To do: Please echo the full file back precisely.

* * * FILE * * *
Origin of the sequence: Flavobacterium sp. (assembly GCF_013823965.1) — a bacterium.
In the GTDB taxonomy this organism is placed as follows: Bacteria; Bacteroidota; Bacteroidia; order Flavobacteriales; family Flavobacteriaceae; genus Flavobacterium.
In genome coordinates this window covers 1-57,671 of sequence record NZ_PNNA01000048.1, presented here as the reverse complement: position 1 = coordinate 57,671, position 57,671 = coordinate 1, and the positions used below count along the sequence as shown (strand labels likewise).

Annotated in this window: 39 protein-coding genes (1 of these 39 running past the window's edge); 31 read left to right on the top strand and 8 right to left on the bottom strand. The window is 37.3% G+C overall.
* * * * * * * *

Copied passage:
Origin of the sequence: Flavobacterium sp. (assembly GCF_013823965.1) — a bacterium.
In the GTDB taxonomy this organism is placed as follows: Bacteria; Bacteroidota; Bacteroidia; order Flavobacteriales; family Flavobacteriaceae; genus Flavobacterium.
In genome coordinates this window covers 1-57,671 of sequence record NZ_PNNA01000048.1, presented here as the reverse complement: position 1 = coordinate 57,671, position 57,671 = coordinate 1, and the positions used below count along the sequence as shown (strand labels likewise).

Annotated in this window: 39 protein-coding genes (1 of these 39 running past the window's edge); 31 read left to right on the top strand and 8 right to left on the bottom strand. The window is 37.3% G+C overall.